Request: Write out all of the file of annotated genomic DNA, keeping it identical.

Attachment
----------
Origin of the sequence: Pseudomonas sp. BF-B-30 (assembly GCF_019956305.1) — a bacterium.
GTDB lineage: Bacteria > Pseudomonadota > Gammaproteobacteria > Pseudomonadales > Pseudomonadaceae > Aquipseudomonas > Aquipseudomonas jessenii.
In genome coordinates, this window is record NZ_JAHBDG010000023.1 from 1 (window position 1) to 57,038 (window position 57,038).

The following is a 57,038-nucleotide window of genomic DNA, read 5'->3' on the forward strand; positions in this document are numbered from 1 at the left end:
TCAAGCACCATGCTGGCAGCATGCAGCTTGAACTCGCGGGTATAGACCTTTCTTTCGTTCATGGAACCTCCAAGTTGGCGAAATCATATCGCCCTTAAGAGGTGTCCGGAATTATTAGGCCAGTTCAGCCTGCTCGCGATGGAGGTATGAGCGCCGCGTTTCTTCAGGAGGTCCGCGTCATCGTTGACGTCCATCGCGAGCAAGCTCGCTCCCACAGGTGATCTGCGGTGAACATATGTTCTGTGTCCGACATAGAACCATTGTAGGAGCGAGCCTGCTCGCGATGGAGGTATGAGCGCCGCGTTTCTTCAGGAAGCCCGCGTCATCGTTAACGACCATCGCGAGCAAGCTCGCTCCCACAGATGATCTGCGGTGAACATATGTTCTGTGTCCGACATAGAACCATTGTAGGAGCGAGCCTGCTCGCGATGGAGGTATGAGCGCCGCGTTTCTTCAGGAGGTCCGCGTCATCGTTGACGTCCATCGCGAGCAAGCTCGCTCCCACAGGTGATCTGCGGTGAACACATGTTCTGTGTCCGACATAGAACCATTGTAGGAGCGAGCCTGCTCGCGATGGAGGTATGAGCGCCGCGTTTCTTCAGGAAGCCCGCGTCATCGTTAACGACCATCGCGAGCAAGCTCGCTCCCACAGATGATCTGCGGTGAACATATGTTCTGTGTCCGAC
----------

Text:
Origin of the sequence: Pseudomonas sp. BF-B-30 (assembly GCF_019956305.1) — a bacterium.
GTDB lineage: Bacteria > Pseudomonadota > Gammaproteobacteria > Pseudomonadales > Pseudomonadaceae > Aquipseudomonas > Aquipseudomonas jessenii.
In genome coordinates, this window is record NZ_JAHBDG010000023.1 from 1 (window position 1) to 57,038 (window position 57,038).

The following is a 57,038-nucleotide window of genomic DNA, read 5'->3' on the forward strand; positions in this document are numbered from 1 at the left end:
TCAAGCACCATGCTGGCAGCATGCAGCTTGAACTCGCGGGTATAGACCTTTCTTTCGTTCATGGAACCTCCAAGTTGGCGAAATCATATCGCCCTTAAGAGGTGTCCGGAATTATTAGGCCAGTTCAGCCTGCTCGCGATGGAGGTATGAGCGCCGCGTTTCTTCAGGAGGTCCGCGTCATCGTTGACGTCCATCGCGAGCAAGCTCGCTCCCACAGGTGATCTGCGGTGAACATATGTTCTGTGTCCGACATAGAACCATTGTAGGAGCGAGCCTGCTCGCGATGGAGGTATGAGCGCCGCGTTTCTTCAGGAAGCCCGCGTCATCGTTAACGACCATCGCGAGCAAGCTCGCTCCCACAGATGATCTGCGGTGAACATATGTTCTGTGTCCGACATAGAACCATTGTAGGAGCGAGCCTGCTCGCGATGGAGGTATGAGCGCCGCGTTTCTTCAGGAGGTCCGCGTCATCGTTGACGTCCATCGCGAGCAAGCTCGCTCCCACAGGTGATCTGCGGTGAACACATGTTCTGTGTCCGACATAGAACCATTGTAGGAGCGAGCCTGCTCGCGATGGAGGTATGAGCGCCGCGTTTCTTCAGGAAGCCCGCGTCATCGTTAACGACCATCGCGAGCAAGCTCGCTCCCACAGATGATCTGCGGTGAACATATGTTCTGTGTCCGAC